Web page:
The American self image as the indispensable nation committed to bringing liberty and justice to all has resulted in bankruptly overreaching tactics that are central tenets of the foundation of our foreign policy. This embraces a global military presence, global power projection, and global interventionism.
American politics' adherence to this creed as a matter of faith attempts to affirm and reinforce its validity.
The results are devastating in this time of monetary shortfall. The enormous costs extracted by this mentality: a Pentagon budget of $700 billion-plus, 300,000 U.S. troops deployed globally, and an overweening Pentagon divvying the world up into various commands; families destroyed by combat, sacrificed to the culture of lies and secrecy (from the Pentagon Papers of yesterday to Wikkileaks of today) that fosters constant overseas meddling.
What is ultimately disturbing (yet not surprising) is that even when there have been foreign policy debacles--Bay of Pigs, Gulf of Tonkin, Vietnam, Iraq and Afghanistan--they have never served as the catalyst for a fundamental rethink. Our checkbook may change that! We portray ourselves as either the victim (9-11-01) or an innocent bystander whose past actions pose no relevance to the dilemma at hand.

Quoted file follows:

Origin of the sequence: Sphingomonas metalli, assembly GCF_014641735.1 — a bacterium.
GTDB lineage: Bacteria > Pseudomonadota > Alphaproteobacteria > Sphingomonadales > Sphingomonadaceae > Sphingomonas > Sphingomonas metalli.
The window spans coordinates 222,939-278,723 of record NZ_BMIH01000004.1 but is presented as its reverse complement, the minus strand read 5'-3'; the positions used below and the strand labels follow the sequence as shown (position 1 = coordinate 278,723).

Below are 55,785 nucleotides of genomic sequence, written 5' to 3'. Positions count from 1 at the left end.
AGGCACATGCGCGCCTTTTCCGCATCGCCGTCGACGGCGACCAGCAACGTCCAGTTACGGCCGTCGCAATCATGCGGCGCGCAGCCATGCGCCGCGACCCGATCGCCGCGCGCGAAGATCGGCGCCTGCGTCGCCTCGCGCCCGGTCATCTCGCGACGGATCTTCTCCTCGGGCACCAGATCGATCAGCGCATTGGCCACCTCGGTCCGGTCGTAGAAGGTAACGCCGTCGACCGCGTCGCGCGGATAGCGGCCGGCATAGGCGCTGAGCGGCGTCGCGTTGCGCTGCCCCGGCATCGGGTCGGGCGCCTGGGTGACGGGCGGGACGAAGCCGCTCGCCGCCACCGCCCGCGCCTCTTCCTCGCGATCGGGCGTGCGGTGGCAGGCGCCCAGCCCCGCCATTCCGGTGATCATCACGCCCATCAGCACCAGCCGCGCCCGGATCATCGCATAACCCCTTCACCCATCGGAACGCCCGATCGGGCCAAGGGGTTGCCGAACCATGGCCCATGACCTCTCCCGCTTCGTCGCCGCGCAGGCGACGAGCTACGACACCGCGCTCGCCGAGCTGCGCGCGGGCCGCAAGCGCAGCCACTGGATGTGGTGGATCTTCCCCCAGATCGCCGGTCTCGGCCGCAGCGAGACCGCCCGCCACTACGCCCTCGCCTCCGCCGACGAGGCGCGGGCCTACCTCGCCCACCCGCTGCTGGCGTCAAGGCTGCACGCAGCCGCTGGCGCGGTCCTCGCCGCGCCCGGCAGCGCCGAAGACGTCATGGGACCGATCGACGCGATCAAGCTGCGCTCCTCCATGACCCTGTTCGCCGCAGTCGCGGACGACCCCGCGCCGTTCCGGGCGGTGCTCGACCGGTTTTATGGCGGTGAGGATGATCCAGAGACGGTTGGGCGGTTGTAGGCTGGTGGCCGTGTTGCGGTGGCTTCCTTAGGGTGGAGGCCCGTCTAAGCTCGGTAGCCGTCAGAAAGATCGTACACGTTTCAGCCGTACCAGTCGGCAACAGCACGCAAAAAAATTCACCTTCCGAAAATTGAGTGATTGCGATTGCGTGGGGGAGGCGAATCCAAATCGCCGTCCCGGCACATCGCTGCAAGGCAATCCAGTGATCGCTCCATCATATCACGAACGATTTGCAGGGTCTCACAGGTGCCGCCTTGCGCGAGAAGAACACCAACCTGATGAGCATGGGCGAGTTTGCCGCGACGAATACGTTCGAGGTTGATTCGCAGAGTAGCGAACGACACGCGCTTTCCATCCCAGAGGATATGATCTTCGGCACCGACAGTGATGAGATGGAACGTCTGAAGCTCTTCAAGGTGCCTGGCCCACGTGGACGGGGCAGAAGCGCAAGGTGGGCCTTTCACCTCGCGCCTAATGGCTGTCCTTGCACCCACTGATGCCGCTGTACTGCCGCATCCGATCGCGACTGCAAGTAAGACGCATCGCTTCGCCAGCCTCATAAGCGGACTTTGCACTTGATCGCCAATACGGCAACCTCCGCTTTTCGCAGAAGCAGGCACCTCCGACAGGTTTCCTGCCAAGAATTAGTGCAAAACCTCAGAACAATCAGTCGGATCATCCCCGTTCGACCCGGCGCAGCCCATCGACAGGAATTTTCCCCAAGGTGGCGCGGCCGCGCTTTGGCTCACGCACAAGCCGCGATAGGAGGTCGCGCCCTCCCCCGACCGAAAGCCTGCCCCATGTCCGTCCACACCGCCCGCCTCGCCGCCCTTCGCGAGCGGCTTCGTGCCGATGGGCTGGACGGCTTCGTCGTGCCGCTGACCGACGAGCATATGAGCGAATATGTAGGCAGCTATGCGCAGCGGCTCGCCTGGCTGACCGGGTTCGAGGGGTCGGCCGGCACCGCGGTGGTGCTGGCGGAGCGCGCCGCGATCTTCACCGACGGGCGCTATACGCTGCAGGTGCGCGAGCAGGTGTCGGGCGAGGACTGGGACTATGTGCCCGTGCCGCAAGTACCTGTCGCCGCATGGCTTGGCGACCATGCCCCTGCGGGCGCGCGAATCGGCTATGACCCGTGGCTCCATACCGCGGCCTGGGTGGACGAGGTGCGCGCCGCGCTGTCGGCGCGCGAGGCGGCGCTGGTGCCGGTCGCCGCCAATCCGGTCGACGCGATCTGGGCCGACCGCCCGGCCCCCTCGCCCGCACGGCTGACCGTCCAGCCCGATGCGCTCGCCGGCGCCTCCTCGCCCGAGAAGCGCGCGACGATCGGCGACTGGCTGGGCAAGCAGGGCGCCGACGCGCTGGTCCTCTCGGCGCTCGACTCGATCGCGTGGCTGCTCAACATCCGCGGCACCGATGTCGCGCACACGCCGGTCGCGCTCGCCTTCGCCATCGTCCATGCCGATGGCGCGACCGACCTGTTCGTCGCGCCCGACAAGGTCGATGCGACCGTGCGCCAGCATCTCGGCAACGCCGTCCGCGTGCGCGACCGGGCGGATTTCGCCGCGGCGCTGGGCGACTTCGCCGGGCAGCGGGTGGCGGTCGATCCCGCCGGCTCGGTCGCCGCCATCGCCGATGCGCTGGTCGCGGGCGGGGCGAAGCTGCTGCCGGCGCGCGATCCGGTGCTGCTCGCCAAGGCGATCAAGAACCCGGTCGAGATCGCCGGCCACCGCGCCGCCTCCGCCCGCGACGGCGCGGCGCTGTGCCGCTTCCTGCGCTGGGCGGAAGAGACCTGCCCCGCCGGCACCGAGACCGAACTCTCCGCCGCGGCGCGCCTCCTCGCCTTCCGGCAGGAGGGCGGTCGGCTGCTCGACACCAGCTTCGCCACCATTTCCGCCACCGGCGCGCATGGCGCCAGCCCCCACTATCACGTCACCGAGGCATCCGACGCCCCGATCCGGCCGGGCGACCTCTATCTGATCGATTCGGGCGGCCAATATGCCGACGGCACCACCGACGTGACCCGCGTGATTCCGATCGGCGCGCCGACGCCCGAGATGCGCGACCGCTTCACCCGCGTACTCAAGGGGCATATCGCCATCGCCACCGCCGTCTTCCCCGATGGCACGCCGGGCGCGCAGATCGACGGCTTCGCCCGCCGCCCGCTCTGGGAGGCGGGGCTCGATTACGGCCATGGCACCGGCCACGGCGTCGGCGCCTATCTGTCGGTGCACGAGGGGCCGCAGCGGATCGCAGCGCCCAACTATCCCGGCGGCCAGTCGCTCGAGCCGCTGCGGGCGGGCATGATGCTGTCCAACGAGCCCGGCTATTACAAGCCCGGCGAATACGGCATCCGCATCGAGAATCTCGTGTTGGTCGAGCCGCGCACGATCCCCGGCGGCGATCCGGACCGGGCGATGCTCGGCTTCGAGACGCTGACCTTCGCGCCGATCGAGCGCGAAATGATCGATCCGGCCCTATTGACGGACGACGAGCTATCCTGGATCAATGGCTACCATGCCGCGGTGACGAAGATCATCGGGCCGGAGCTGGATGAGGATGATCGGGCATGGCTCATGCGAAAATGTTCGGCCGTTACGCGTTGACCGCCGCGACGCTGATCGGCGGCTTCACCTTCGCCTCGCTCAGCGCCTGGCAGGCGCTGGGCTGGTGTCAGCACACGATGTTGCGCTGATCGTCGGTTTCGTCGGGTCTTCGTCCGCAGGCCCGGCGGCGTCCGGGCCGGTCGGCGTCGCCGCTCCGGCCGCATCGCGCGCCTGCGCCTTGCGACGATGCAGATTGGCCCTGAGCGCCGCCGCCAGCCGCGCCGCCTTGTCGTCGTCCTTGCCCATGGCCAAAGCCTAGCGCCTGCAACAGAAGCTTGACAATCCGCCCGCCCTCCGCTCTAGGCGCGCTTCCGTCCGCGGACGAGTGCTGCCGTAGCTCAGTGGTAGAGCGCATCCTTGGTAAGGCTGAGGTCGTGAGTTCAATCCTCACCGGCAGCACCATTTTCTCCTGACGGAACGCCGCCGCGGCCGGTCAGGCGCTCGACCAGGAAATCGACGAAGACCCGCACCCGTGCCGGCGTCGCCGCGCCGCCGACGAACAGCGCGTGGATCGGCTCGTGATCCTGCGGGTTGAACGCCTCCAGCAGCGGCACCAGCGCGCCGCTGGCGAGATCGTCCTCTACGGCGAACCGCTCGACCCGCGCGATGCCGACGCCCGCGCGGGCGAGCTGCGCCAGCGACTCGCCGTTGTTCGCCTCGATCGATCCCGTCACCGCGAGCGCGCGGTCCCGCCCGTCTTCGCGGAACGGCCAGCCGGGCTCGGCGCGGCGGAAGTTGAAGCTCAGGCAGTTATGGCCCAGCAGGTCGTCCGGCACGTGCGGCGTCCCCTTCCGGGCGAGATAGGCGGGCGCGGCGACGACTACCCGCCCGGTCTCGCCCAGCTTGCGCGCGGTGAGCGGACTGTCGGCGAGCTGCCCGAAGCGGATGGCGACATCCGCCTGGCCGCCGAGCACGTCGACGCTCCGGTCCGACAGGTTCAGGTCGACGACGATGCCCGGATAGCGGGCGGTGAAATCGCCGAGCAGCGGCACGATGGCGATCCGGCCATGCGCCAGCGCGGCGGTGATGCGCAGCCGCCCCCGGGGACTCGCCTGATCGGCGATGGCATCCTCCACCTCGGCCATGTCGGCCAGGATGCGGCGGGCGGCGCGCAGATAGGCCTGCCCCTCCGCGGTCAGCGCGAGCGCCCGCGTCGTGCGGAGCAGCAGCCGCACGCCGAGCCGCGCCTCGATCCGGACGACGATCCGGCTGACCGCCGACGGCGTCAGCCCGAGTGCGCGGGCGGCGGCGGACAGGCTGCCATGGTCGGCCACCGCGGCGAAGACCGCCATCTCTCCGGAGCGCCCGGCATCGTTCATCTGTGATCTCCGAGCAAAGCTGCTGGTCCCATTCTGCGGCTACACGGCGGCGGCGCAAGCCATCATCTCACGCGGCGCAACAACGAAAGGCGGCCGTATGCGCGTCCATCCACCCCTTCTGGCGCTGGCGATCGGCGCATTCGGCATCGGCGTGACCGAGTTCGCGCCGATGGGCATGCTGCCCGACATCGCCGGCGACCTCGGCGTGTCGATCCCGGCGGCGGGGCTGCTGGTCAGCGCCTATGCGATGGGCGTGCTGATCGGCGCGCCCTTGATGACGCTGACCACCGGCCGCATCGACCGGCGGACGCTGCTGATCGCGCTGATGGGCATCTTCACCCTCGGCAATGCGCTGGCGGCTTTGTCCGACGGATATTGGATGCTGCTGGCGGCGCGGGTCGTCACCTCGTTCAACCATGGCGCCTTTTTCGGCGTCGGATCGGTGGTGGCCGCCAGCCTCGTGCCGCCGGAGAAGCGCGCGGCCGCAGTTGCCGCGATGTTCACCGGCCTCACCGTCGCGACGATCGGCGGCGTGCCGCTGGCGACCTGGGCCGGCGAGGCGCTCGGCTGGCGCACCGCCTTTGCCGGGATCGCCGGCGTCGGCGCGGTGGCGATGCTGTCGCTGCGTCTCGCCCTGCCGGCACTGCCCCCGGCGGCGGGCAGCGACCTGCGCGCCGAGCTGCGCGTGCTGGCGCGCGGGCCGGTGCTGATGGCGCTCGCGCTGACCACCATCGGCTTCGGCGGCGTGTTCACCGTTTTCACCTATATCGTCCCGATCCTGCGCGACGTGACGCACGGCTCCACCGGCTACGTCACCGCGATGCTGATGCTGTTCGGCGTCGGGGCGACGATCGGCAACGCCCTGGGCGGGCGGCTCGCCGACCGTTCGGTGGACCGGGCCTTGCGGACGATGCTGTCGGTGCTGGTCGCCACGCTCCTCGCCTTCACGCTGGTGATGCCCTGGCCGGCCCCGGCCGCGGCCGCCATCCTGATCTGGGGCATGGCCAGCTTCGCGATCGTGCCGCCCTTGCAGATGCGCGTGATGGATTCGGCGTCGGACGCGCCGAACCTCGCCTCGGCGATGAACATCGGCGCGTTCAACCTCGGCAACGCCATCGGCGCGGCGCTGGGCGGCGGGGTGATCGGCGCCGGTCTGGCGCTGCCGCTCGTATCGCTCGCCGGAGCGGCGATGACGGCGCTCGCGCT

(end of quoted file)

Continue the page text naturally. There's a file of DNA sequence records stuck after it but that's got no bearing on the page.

The desire to abide by the aforementioned mindset clarifies everything from the Vietnam War (which we paid the French to start in the 50s) to 9-11-01, hindering us from comprehending that defense never figured as more than an afterthought. At stake was a thoroughly militarized conception of statecraft to which those at the center of power remain deeply wedded. This conveyed that the only permissible response to violence was more "costly" violence.
No consideration affordably permits us to consider a retrenchment from that centuried creed--to change from offense abroad to defense at home. Promising prosperity and peace using the old creed propels us toward insolvency and perpetual war, because it does take time to "pacify" entire populations.
Unfortunately, we are gripped by a perpetual militarism that is the driving force of an American foreign policy that intentionally keeps countries open, by hook or by crook, to exports and U.S. multinationals, and to resource extraction. History books can and will confirm that intention--as long as our sovereignty is permitted to last, internationally.